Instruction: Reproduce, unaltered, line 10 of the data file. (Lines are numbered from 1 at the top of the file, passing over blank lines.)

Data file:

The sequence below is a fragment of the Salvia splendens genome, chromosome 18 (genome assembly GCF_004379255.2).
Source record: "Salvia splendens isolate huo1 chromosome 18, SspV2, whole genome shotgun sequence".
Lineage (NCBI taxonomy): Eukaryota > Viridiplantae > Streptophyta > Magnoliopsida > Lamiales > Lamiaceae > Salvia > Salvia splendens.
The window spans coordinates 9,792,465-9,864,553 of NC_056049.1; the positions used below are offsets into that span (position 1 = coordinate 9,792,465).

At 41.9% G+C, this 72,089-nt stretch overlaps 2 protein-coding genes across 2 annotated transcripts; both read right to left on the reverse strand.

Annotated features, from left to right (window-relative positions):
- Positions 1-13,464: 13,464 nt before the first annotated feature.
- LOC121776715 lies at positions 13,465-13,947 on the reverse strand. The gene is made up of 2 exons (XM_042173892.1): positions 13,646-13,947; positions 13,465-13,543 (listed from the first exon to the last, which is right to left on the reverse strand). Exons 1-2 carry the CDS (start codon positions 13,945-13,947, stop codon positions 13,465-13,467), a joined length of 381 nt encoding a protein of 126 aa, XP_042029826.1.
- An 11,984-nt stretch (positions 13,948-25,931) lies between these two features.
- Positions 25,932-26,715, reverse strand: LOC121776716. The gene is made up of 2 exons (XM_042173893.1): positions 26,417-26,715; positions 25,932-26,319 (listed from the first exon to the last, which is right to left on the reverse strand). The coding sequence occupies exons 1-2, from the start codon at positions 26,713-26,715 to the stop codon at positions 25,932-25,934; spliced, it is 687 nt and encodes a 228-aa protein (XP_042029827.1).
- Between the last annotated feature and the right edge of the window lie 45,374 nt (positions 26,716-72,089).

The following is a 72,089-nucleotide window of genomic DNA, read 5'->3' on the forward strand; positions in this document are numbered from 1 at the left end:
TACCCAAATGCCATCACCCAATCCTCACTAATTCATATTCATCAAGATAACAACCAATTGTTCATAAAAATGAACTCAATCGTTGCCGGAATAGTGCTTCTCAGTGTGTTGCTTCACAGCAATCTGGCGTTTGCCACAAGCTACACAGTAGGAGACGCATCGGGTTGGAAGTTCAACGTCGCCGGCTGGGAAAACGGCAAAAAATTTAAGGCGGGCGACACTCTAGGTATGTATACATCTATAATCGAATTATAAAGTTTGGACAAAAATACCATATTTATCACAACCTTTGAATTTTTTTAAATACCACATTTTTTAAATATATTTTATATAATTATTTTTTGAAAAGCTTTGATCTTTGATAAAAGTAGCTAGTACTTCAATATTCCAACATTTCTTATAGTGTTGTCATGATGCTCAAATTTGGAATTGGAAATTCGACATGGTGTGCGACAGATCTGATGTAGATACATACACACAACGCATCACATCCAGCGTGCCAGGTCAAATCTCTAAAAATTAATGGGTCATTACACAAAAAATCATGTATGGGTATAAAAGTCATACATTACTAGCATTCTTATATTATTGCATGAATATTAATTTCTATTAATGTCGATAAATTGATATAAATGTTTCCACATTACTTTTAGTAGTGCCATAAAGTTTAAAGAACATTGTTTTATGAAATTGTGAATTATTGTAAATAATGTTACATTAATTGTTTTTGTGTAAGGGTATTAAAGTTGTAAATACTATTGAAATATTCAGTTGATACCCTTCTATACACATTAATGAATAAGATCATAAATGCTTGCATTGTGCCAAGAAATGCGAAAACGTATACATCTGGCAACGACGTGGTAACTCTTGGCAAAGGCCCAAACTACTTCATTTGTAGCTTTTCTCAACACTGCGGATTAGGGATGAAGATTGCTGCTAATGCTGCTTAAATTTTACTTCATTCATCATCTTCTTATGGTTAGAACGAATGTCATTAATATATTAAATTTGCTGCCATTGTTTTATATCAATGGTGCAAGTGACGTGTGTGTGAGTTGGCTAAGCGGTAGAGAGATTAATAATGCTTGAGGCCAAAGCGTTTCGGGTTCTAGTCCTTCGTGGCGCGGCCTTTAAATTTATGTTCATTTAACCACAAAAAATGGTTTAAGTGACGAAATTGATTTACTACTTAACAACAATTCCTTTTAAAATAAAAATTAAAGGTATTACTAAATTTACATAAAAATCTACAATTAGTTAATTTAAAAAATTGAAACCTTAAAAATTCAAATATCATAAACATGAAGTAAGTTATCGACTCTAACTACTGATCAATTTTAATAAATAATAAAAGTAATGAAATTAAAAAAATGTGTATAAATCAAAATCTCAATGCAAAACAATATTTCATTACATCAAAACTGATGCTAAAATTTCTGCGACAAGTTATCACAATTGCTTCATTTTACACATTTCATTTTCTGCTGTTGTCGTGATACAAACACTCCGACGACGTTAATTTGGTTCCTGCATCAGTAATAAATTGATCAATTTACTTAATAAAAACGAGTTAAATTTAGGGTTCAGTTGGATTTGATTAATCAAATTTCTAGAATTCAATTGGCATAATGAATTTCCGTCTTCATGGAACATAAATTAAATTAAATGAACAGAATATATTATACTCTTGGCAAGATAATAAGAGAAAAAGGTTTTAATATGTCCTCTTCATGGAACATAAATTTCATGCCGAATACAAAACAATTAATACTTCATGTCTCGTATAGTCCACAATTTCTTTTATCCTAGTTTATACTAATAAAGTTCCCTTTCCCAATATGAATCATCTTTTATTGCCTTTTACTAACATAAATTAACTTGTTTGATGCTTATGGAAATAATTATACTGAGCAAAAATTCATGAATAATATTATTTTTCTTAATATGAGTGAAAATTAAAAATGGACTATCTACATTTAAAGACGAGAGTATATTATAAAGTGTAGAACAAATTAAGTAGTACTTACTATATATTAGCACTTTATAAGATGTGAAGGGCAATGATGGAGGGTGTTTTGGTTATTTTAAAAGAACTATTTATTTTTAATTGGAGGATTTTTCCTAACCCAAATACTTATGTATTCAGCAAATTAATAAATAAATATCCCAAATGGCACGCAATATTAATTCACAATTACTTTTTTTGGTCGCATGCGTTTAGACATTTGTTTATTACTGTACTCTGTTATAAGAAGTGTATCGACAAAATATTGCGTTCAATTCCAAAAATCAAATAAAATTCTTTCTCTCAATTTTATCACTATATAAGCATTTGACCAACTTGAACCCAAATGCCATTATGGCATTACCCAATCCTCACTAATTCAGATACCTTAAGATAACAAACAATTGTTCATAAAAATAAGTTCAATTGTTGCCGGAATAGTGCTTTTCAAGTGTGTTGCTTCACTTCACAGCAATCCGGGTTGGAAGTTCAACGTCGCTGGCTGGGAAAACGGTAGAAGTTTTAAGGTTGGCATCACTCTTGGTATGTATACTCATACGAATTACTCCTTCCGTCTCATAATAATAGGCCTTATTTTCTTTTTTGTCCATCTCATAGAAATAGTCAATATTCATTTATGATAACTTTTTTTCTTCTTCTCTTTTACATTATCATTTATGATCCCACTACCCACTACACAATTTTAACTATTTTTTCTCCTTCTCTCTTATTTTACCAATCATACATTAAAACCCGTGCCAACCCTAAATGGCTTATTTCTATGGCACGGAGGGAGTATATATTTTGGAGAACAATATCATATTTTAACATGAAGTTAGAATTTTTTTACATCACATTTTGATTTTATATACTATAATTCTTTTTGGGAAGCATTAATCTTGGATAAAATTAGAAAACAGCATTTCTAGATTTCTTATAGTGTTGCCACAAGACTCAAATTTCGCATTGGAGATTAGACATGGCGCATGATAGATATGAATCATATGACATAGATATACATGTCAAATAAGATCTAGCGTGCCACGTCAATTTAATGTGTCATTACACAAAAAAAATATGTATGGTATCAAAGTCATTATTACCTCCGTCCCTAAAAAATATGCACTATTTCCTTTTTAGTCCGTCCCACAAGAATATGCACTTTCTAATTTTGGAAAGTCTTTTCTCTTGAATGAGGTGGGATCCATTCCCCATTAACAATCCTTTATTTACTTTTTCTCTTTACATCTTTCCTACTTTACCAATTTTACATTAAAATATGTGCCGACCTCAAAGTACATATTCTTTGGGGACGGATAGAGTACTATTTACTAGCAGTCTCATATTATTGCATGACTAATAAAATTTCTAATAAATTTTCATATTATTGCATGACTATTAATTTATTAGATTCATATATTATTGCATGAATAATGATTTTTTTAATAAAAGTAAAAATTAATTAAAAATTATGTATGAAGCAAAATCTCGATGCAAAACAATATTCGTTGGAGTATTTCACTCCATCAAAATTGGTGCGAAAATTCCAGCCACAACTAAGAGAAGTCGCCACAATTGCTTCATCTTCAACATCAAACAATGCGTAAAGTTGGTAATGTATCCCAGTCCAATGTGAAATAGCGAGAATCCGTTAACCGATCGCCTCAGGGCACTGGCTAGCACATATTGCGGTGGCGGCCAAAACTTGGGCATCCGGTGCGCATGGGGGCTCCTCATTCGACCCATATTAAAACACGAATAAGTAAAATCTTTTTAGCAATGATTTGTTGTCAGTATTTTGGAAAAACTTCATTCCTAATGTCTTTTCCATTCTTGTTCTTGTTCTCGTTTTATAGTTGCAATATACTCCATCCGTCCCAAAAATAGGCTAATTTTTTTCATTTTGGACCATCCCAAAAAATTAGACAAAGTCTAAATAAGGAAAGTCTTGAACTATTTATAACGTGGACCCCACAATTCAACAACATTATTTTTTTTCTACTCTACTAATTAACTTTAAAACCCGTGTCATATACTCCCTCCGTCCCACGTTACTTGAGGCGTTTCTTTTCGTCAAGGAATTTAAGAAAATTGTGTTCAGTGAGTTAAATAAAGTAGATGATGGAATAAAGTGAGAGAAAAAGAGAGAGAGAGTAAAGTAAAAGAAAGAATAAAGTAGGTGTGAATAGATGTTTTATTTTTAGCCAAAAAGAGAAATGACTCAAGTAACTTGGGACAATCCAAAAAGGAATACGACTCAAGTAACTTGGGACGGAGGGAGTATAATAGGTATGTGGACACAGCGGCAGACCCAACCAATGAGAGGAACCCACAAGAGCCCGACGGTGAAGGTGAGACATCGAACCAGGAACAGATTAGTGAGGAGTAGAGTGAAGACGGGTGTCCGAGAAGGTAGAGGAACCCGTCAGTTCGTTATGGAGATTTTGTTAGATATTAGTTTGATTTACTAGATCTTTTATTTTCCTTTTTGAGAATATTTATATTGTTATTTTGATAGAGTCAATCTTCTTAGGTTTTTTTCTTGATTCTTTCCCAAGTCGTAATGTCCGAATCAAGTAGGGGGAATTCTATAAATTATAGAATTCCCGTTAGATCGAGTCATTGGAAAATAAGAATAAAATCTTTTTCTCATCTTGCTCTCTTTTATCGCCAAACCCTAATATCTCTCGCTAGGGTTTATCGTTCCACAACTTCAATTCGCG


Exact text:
- Positions 25,932-26,715, reverse strand: LOC121776716. The gene is made up of 2 exons (XM_042173893.1): positions 26,417-26,715; positions 25,932-26,319 (listed from the first exon to the last, which is right to left on the reverse strand). The coding sequence occupies exons 1-2, from the start codon at positions 26,713-26,715 to the stop codon at positions 25,932-25,934; spliced, it is 687 nt and encodes a 228-aa protein (XP_042029827.1).